line to the existing Dealer Company, dealership operations, and/or dealership premises is
a violation of GM Policy and subject to rejection by GM. (Docket No. 34 at 6.) On
July 28, 2008, GM responded in writing, informing Harry Brown that GM would not
approve the Change Request. (Id. at 5.) GM reasoned that GMs policy is that non-GM
products should not be sold or serviced from GM dealerships, noting that the
combination with competing brands is detrimental to the sale and service of GM
products. (Id.) Further, GM noted that [s]uch combinations dilute the image of a GM
dealership portrayed to the community, reduce the space and capital available for
inventorying and marketing GM products, and divert the single minded focus of sales and
service management and staff . . . [i]n an increasingly competitive automotive business
environment. (Id.)
Disregarding GMs rejection of the Chrysler Proposal, Harry Brown announced
that it intended to add the non-GM linemakes to the GM facility on September 15, 2008.
(Docket No. 11 at 9.) GM responded by claiming that Harry Browns actions would
-4-
constitute a material breach of the Dealer Agreements and noting its intent to pursue any
relief available under the Dealer Agreement and applicable law. (Docket No. 34 at 8.)
On September 10, 2008, GM commenced this action and moved for a temporary
restraining order and preliminary injunction enjoining Harry Brown from moving any of
the non-GM linemake operations to the 1747 Grant Street facility. (Docket No. 1.)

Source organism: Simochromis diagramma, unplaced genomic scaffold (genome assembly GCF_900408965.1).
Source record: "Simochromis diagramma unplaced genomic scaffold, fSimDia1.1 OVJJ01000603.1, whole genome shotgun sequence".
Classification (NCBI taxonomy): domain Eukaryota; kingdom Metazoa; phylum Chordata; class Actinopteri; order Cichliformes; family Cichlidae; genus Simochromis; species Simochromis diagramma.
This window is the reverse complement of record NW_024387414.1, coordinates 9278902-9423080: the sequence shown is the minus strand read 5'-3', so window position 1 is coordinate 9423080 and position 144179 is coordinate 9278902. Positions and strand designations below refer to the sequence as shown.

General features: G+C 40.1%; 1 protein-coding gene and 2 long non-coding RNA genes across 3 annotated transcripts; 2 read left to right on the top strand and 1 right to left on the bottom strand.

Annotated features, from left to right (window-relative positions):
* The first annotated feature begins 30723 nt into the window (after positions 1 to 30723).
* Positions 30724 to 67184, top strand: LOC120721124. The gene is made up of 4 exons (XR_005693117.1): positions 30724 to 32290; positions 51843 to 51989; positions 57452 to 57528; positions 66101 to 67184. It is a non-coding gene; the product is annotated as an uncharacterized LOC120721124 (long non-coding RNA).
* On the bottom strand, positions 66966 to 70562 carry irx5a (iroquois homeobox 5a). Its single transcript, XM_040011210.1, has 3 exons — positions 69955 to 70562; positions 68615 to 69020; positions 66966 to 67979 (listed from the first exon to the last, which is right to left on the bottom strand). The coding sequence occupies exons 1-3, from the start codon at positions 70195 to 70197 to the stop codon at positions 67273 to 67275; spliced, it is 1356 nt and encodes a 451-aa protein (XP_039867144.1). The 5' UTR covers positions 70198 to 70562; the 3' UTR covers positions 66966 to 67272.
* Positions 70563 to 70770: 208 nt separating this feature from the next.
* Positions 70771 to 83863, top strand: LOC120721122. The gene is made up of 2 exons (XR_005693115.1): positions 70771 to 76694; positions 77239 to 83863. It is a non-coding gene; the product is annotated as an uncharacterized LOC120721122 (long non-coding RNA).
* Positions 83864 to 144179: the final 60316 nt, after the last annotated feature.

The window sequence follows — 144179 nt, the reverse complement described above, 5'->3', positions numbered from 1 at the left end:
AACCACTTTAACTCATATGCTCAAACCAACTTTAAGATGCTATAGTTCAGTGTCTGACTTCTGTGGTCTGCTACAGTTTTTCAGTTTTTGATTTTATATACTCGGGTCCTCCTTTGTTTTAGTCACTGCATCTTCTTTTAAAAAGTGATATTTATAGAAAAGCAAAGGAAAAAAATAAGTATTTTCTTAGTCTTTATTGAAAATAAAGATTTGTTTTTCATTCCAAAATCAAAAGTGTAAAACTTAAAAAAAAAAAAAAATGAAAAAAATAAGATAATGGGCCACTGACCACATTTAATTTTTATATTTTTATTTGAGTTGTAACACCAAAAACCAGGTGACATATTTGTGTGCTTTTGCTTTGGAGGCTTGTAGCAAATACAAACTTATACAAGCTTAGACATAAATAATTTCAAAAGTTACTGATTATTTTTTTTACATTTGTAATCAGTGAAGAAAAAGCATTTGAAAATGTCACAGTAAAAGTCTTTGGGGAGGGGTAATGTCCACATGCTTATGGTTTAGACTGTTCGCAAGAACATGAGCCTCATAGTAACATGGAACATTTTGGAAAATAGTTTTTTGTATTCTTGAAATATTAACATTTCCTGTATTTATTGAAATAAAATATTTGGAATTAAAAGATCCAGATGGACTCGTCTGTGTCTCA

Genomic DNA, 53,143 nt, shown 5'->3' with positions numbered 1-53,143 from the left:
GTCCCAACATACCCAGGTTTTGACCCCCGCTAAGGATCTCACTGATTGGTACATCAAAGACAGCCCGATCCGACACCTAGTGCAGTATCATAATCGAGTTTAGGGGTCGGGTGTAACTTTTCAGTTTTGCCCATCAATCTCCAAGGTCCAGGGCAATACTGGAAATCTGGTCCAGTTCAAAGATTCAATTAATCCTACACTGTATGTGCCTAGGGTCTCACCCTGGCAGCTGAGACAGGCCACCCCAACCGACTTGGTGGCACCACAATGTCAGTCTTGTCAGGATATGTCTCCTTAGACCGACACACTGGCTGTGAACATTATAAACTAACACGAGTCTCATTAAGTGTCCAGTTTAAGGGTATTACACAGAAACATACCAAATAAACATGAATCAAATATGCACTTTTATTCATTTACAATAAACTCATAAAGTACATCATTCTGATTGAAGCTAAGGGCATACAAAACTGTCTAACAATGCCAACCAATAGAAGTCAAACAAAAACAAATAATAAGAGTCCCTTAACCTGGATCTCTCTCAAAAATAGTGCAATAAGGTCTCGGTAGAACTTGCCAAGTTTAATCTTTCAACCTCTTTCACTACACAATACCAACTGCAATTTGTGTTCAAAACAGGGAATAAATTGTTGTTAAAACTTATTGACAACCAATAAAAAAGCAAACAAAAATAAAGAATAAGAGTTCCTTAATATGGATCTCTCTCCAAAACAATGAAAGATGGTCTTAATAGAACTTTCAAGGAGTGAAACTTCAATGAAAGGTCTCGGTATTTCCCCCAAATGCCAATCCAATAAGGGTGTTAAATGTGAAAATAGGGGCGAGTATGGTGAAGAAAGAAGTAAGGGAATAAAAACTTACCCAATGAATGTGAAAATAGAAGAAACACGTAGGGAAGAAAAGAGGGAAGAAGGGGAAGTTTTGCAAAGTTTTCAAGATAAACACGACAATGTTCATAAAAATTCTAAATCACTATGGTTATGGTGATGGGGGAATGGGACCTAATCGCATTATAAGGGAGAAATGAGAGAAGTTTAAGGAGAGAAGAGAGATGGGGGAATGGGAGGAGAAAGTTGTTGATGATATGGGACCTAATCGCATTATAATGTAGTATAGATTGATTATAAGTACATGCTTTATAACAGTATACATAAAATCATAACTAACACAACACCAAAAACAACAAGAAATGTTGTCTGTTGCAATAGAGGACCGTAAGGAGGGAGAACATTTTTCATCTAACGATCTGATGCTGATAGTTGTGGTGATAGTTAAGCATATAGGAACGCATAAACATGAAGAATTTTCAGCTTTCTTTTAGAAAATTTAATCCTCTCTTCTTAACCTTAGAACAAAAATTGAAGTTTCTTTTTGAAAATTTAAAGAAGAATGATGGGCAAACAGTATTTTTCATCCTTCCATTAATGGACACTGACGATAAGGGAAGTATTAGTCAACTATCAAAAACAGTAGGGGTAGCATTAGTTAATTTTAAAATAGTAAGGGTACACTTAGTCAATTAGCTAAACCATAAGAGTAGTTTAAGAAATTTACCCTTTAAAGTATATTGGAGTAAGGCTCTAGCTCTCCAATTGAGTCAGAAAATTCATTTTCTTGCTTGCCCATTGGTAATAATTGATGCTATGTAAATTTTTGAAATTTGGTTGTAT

GMs complaint seeks (1) declaratory judgment that GM properly declined to approve
the Chrysler Proposal; (2) specific enforcement of the Dealer Agreement; (3) declaratory
judgment that Minn. Stat. 80E(12)(h) is inapplicable to the current case; (4) temporary
and permanent injunctive relief; and (5) declaratory judgment that GM has a contractual
right to terminate Harry Browns GM Dealer Agreements. (Id.) After the complaint was
filed, the parties negotiated a standstill agreement to provide time to negotiate a
settlement. (Docket No. 34 at 10.) Citing serious imminent financial difficulties, Harry
Brown exercised its right to terminate the standstill agreement effective November 20,
2008. (Id.) GM now renews its motion for a temporary restraining order and preliminary
injunction and seeks to enjoin Harry Brown from adding Dodge, Chrysler, or Jeep
operations at Harry Browns GM facility. (Id.)
DISCUSSION
I. STANDARD OF REVIEW
In determining whether a party is entitled to a preliminary injunction, the Court
considers (1) the threat of irreparable harm to the movant; (2) the state of the balance
between this harm and the injury that granting the injunction will inflict on other parties
-5-
litigant; (3) the probability that [the] movant will succeed on the merits; and (4) the
public interest. Dataphase Sys., Inc. v. CL Sys., Inc., 640 F.2d 109, 113 (8th Cir. 1981).
The question is whether the balance of equities so favors the movant that justice requires
the court to intervene to preserve the status quo until the merits are determined. Id. It
frequently is observed that a preliminary injunction is an extraordinary and drastic
remedy, one that should not be granted unless the movant, by a clear showing, carries the
burden of persuasion. Mazurek v. Armstrong, 520 U.S. 968, 972 (1997) (citing 11A
C. Wright, A. Miller, & M. Kane, Federal Practice and Procedure 2948, pp. 129-30 (2d.
ed. 1995)).
II. THE THREAT OF IRREPARABLE HARM
The irreparable harm factor focuses on the harm or potential harm to the plaintiff